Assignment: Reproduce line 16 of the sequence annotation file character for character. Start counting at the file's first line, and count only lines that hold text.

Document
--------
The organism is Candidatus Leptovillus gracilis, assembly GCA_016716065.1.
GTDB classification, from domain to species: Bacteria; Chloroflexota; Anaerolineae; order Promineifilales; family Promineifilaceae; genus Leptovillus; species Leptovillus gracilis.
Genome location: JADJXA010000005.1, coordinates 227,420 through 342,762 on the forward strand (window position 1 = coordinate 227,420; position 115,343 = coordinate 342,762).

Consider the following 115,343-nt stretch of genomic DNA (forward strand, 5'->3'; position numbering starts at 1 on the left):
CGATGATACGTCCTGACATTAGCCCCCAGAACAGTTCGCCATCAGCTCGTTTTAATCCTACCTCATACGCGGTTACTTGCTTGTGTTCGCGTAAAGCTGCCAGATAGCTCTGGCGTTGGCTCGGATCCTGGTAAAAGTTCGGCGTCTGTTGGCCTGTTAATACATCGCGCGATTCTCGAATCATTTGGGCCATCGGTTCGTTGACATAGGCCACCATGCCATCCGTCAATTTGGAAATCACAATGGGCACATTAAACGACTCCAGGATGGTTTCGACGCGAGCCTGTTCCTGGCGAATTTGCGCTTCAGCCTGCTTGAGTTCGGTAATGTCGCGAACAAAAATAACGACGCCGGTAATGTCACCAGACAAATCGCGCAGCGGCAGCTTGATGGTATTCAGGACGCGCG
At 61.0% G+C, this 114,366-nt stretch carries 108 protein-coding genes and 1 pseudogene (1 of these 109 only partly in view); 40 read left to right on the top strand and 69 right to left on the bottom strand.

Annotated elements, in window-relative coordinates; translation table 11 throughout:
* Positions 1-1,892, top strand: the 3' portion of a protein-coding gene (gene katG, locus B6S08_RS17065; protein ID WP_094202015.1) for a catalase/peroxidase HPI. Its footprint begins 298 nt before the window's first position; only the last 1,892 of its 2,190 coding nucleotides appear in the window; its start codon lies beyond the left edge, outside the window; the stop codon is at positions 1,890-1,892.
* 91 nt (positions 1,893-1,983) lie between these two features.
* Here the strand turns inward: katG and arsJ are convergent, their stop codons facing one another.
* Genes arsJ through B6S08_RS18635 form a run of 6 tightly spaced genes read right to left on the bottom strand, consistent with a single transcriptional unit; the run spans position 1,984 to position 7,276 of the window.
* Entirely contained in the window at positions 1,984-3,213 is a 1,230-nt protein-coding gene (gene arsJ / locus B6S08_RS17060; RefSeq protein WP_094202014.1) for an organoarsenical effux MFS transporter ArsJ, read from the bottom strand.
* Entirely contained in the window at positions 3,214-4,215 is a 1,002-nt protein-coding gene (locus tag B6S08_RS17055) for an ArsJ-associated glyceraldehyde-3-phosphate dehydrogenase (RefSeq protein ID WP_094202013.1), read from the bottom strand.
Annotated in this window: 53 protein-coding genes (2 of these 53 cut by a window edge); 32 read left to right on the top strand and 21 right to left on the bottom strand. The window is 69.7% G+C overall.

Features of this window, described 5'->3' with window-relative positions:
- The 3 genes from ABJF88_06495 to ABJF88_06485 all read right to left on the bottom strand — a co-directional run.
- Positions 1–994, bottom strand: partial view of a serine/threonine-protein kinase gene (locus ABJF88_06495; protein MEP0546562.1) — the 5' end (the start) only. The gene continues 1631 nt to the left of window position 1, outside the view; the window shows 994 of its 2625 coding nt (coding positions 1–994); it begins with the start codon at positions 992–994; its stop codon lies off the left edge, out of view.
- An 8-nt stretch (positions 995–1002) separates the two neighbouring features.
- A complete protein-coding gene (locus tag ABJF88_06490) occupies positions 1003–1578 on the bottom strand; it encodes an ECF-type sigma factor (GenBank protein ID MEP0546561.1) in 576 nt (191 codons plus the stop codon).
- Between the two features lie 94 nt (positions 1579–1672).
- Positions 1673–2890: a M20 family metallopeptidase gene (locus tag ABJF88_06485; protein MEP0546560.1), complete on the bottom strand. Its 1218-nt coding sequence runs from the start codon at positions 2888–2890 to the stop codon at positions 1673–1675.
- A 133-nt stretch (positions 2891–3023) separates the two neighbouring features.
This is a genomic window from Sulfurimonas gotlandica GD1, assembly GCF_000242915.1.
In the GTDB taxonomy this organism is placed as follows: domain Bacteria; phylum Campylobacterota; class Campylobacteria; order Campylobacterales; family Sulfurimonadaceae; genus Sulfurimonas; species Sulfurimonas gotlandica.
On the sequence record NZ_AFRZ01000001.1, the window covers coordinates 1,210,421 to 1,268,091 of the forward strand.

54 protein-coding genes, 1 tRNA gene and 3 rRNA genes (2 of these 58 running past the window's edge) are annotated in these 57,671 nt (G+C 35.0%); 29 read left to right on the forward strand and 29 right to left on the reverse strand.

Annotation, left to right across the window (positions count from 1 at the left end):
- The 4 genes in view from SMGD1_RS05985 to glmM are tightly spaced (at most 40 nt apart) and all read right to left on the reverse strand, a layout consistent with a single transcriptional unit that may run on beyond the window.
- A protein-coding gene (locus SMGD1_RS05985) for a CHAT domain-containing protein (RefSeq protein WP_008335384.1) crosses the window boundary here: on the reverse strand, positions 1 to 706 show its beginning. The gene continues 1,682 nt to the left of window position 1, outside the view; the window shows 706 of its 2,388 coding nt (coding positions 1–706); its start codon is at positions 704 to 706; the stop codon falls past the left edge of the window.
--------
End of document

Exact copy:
- The 3 genes from ABJF88_06495 to ABJF88_06485 all read right to left on the bottom strand — a co-directional run.